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The transformation of Richard B. Cheney, current Vice-President of the United States, from his widely perceived persona as a reasonable, pragmatic, and effective realist while serving as President George H. W. Bush's Secretary of Defense in the 1980's, to his current position as perhaps the most excoriated political figure since disgraced President Richard M. Nixon, is -- as they say -- a cautionary tale.
Cheney, his public popularity even lower than the current President Bush -- technically his boss -- is today a remote and unapproachable figure scornful of the press, dismissive of his critics, contemptuous of reality, and single-minded in his pursuit of what seems to many a vision of empire and power so extreme as to verge on madness.
What accounts for this remarkable transformation?
It may be something so mundane as simply ascending to his position of extraordinary power as Vice-President, according to Stanford Business School social psychologist Deborah Gurenfeld.
Quoted in an article titled "Power is not only an aphrodisiac, it does weird things to some of us" in the San Francisco Chronicle on November 19, 2006, Professor Gurenfeld makes this telling observation:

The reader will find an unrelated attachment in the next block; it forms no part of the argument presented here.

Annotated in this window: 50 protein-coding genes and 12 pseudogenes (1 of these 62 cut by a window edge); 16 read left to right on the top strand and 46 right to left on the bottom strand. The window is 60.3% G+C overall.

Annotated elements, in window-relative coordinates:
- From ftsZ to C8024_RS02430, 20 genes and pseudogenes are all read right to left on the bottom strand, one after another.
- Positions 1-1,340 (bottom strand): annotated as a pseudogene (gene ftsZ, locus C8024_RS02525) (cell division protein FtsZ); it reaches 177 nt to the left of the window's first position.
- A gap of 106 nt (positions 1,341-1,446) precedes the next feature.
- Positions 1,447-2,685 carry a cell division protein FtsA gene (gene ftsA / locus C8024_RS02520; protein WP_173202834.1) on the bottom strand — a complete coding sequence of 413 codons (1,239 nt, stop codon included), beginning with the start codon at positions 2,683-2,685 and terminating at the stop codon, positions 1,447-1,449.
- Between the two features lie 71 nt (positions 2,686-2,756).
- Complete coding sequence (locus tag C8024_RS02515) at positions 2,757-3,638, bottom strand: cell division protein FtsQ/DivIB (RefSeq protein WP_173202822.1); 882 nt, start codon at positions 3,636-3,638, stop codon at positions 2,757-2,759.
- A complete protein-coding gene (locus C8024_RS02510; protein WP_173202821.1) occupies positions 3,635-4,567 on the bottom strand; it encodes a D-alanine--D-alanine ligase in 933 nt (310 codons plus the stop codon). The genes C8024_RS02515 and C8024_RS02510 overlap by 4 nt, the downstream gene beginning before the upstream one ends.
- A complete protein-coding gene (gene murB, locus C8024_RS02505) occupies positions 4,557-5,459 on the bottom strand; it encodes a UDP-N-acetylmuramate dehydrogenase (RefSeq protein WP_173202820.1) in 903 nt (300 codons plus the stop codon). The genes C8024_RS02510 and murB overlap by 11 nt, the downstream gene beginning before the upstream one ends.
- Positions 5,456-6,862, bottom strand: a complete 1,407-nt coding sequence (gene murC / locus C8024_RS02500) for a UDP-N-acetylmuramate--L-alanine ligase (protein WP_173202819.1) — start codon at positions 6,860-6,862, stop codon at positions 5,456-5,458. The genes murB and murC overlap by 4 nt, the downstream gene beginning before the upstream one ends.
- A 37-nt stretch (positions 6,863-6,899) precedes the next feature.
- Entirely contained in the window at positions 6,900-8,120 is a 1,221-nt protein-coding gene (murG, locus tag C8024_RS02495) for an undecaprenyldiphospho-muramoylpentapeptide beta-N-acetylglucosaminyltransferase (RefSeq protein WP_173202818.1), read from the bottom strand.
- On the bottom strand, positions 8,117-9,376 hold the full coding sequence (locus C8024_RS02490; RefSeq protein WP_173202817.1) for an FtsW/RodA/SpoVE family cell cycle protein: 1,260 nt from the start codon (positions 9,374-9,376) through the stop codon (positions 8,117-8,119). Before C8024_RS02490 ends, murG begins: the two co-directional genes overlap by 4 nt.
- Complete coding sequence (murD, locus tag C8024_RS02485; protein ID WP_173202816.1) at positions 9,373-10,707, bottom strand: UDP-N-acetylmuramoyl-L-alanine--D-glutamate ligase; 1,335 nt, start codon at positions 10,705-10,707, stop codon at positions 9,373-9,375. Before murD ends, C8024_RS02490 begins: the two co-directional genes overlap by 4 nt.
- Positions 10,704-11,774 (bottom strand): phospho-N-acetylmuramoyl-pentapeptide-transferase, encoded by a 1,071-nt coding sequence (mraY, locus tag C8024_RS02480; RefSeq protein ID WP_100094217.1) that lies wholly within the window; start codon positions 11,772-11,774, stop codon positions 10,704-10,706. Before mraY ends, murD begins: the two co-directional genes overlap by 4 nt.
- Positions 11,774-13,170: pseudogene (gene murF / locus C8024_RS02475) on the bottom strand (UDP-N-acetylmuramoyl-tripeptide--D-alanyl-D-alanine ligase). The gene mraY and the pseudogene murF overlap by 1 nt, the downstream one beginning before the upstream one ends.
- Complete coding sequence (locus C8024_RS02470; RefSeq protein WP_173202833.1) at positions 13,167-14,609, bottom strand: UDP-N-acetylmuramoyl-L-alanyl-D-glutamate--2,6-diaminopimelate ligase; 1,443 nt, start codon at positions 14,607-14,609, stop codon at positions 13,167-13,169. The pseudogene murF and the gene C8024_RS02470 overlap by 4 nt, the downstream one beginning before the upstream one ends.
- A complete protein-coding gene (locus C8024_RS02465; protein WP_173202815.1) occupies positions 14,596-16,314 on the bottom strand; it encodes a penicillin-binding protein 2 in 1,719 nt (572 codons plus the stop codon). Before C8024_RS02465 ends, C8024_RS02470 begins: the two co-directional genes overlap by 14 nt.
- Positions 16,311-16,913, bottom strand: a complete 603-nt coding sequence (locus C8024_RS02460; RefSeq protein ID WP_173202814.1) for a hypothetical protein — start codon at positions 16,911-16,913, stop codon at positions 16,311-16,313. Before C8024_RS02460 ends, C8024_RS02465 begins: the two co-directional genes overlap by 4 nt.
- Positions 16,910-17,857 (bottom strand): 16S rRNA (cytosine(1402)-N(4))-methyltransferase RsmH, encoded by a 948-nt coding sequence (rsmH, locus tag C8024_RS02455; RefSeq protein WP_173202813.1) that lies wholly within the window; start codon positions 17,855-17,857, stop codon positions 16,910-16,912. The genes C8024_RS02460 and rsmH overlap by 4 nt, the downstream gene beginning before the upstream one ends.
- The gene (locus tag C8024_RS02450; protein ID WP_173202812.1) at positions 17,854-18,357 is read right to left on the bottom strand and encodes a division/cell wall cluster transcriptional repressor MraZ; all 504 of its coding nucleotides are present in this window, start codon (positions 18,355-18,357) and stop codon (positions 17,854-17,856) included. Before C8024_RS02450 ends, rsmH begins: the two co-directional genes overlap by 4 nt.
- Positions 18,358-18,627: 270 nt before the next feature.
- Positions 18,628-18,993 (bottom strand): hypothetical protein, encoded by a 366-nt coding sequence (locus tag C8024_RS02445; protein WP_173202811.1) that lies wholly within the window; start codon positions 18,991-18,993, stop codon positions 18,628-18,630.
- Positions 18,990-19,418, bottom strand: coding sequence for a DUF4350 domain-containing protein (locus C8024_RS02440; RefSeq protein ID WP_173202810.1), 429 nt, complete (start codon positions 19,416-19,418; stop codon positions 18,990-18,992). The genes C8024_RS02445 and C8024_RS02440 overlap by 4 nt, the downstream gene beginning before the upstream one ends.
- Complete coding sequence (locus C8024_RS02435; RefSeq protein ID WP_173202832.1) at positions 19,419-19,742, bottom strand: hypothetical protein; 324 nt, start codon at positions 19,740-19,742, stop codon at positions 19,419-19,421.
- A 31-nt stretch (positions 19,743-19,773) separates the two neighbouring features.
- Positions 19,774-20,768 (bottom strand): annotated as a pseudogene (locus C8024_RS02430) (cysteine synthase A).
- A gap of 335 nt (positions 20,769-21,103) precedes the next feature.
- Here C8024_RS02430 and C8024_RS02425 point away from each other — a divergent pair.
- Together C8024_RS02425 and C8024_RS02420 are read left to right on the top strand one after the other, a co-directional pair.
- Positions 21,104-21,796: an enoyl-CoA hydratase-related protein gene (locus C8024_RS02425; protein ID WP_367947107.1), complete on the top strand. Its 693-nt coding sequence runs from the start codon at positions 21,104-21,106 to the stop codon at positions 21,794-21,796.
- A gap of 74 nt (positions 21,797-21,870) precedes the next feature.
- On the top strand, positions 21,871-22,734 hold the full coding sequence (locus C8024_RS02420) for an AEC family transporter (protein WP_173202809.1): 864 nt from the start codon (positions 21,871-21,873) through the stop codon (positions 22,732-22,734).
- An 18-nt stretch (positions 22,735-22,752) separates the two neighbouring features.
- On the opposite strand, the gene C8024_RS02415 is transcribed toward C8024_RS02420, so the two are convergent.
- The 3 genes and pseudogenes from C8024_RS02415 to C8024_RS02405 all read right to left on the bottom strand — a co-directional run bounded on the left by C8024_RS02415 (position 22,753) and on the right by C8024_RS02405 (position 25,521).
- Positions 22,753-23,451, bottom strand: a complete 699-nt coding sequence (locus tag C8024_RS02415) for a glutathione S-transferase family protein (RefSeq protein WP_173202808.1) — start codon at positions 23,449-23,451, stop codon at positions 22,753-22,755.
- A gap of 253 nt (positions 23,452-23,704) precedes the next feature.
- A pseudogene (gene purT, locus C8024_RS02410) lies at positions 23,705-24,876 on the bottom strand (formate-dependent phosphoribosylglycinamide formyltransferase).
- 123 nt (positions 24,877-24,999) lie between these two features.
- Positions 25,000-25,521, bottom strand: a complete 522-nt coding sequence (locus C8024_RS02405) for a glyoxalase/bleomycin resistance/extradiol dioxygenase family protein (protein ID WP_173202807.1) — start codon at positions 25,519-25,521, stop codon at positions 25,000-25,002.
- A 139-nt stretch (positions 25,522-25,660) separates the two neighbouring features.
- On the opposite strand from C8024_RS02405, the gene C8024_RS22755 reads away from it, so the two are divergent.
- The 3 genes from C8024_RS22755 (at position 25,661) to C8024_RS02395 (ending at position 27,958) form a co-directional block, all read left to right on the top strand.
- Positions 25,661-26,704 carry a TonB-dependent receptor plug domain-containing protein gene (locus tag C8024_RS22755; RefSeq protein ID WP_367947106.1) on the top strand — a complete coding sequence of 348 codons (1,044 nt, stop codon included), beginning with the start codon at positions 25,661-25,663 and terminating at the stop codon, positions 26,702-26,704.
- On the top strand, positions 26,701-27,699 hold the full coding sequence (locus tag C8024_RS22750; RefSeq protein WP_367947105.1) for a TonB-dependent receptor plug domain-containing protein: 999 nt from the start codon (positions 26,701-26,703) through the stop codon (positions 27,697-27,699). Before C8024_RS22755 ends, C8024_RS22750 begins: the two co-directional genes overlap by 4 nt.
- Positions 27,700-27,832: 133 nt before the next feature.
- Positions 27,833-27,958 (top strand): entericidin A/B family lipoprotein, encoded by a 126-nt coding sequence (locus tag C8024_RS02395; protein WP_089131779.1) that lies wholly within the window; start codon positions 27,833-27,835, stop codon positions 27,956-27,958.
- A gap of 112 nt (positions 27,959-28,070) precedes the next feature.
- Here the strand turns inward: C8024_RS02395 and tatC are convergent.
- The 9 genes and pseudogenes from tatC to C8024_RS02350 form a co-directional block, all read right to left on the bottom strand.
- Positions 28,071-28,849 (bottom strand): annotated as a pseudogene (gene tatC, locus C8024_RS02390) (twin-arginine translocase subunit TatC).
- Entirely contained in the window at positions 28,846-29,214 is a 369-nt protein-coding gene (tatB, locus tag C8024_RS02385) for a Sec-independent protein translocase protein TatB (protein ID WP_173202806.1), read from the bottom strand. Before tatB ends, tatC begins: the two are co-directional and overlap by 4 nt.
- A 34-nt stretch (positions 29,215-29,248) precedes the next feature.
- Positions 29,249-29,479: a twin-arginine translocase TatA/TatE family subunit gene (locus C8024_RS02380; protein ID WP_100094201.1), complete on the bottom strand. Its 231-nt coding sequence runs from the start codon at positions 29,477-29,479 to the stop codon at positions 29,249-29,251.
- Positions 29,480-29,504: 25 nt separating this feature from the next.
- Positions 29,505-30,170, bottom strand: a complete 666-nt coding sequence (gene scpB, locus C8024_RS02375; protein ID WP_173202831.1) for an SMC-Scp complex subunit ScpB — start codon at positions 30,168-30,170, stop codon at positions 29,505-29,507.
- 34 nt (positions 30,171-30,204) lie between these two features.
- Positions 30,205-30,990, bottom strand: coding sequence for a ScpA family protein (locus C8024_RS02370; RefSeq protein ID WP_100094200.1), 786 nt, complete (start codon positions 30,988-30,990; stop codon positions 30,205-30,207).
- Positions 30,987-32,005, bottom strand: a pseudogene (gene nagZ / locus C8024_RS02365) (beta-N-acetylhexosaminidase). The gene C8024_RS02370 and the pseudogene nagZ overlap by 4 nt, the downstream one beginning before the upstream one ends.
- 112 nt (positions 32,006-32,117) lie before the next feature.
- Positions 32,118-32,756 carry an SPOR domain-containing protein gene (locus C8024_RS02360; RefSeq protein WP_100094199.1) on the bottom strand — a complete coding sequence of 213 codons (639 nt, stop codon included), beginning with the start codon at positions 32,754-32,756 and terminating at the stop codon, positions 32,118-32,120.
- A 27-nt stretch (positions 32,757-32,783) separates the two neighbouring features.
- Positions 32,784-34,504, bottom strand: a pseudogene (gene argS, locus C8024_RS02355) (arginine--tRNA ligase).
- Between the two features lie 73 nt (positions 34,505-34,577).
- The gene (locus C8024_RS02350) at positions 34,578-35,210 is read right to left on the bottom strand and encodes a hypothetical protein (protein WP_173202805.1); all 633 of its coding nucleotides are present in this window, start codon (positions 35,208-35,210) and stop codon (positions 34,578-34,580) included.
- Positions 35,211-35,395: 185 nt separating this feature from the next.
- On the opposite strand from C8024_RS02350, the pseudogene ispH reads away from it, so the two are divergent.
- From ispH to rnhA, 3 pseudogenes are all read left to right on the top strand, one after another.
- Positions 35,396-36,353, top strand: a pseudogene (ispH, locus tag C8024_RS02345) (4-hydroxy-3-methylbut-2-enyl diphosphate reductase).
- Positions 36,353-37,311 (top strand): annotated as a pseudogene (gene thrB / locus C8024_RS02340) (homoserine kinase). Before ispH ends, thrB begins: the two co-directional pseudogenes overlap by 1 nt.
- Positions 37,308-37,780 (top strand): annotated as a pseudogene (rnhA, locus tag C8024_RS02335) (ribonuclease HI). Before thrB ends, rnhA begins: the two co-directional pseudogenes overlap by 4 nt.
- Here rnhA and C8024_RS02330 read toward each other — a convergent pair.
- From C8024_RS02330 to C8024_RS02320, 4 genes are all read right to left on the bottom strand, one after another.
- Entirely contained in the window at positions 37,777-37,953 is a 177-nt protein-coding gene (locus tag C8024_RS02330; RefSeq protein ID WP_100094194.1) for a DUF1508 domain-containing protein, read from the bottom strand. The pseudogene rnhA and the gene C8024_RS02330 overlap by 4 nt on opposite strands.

Research documents the following characteristics of people with power: They tend to be more oblivious to what others think, more likely to pursue the satisfaction of their own appetites, poorer judges of other people's reactions, more likely to hold stereotypes, overly optimistic and more likely to take risks.The article quotes one of Gruenfeld's main conclusions:
Disinhibition is the very root of power," said Stanford Professor Deborah Gruenfeld, a social psychologist who focuses on the study of power. "For most people, what we think of as 'power plays' aren't calculated and Machiavellian -- they happen at the subconscious level. Many of those internal regulators that hold most of us back from bold or bad behavior diminish or disappear. When people feel powerful, they stop trying to 'control themselves.'Similar research points to the corrosive effects of power. For example, a study Dr. Gruenfeld and three other researchers carried out, "Power and Perspectives Not Taken", (summary at U.S. News and World Report) found that "...the more power leaders have, the harder it is for them to grasp just what the world looks like to the people under them."
If Gruenfeld and her fellow researchers in the academic community are correct, the Cheney transformation may be the result of a trap awaiting anyone who finds themselves thrust into a powerful position with few effective restraints.
All the more reason, one might suspect, to pay even greater respect to the prescience of our nation's founders who placed a system of checks and balances at the core of our democratic institutions. The current assault on that system makes the excesses of Dick Cheney and his putative master the extreme examples of what evil flows from disregarding our political heritage.